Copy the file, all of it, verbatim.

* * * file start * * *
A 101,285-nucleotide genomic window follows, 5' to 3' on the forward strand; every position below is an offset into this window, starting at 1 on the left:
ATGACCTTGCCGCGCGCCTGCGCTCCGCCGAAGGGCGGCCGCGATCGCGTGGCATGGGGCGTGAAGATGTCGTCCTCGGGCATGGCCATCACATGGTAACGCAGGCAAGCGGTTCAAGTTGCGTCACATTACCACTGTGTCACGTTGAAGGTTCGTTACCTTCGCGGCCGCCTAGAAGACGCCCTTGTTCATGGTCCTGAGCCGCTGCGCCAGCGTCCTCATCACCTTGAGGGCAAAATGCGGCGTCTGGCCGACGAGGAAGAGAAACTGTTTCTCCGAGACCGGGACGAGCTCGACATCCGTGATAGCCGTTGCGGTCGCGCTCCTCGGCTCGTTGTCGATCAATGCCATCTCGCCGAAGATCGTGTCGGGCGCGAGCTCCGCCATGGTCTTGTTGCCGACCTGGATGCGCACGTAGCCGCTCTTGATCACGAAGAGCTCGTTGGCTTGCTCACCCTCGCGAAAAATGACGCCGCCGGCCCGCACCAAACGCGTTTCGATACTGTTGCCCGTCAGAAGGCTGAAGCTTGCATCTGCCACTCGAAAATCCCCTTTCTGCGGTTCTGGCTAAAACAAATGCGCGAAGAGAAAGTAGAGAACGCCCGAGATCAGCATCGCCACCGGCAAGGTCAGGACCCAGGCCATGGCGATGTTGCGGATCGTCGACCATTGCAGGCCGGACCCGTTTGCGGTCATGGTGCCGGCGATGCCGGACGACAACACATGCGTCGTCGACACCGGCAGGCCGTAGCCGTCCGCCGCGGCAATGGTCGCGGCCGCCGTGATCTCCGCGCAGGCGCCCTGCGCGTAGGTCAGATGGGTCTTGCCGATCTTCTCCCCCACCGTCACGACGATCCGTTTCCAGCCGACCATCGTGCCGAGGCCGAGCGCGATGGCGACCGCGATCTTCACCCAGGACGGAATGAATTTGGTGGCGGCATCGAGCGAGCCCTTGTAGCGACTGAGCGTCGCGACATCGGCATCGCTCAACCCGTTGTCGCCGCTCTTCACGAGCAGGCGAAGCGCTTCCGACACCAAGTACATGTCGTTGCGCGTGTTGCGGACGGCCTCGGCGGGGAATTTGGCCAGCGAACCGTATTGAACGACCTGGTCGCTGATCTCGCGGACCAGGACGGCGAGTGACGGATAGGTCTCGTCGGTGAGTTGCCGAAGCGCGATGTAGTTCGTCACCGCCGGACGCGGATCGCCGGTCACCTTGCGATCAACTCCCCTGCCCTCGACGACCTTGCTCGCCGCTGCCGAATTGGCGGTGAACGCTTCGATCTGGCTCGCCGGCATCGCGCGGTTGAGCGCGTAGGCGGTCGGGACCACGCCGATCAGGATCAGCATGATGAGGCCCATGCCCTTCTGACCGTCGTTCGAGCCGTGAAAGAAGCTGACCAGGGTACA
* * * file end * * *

A 101,285-nucleotide genomic window follows, 5' to 3' on the forward strand; every position below is an offset into this window, starting at 1 on the left:
ATGACCTTGCCGCGCGCCTGCGCTCCGCCGAAGGGCGGCCGCGATCGCGTGGCATGGGGCGTGAAGATGTCGTCCTCGGGCATGGCCATCACATGGTAACGCAGGCAAGCGGTTCAAGTTGCGTCACATTACCACTGTGTCACGTTGAAGGTTCGTTACCTTCGCGGCCGCCTAGAAGACGCCCTTGTTCATGGTCCTGAGCCGCTGCGCCAGCGTCCTCATCACCTTGAGGGCAAAATGCGGCGTCTGGCCGACGAGGAAGAGAAACTGTTTCTCCGAGACCGGGACGAGCTCGACATCCGTGATAGCCGTTGCGGTCGCGCTCCTCGGCTCGTTGTCGATCAATGCCATCTCGCCGAAGATCGTGTCGGGCGCGAGCTCCGCCATGGTCTTGTTGCCGACCTGGATGCGCACGTAGCCGCTCTTGATCACGAAGAGCTCGTTGGCTTGCTCACCCTCGCGAAAAATGACGCCGCCGGCCCGCACCAAACGCGTTTCGATACTGTTGCCCGTCAGAAGGCTGAAGCTTGCATCTGCCACTCGAAAATCCCCTTTCTGCGGTTCTGGCTAAAACAAATGCGCGAAGAGAAAGTAGAGAACGCCCGAGATCAGCATCGCCACCGGCAAGGTCAGGACCCAGGCCATGGCGATGTTGCGGATCGTCGACCATTGCAGGCCGGACCCGTTTGCGGTCATGGTGCCGGCGATGCCGGACGACAACACATGCGTCGTCGACACCGGCAGGCCGTAGCCGTCCGCCGCGGCAATGGTCGCGGCCGCCGTGATCTCCGCGCAGGCGCCCTGCGCGTAGGTCAGATGGGTCTTGCCGATCTTCTCCCCCACCGTCACGACGATCCGTTTCCAGCCGACCATCGTGCCGAGGCCGAGCGCGATGGCGACCGCGATCTTCACCCAGGACGGAATGAATTTGGTGGCGGCATCGAGCGAGCCCTTGTAGCGACTGAGCGTCGCGACATCGGCATCGCTCAACCCGTTGTCGCCGCTCTTCACGAGCAGGCGAAGCGCTTCCGACACCAAGTACATGTCGTTGCGCGTGTTGCGGACGGCCTCGGCGGGGAATTTGGCCAGCGAACCGTATTGAACGACCTGGTCGCTGATCTCGCGGACCAGGACGGCGAGTGACGGATAGGTCTCGTCGGTGAGTTGCCGAAGCGCGATGTAGTTCGTCACCGCCGGACGCGGATCGCCGGTCACCTTGCGATCAACTCCCCTGCCCTCGACGACCTTGCTCGCCGCTGCCGAATTGGCGGTGAACGCTTCGATCTGGCTCGCCGGCATCGCGCGGTTGAGCGCGTAGGCGGTCGGGACCACGCCGATCAGGATCAGCATGATGAGGCCCATGCCCTTCTGACCGTCGTTCGAGCCGTGAAAGAAGCTGACCAGGGTACA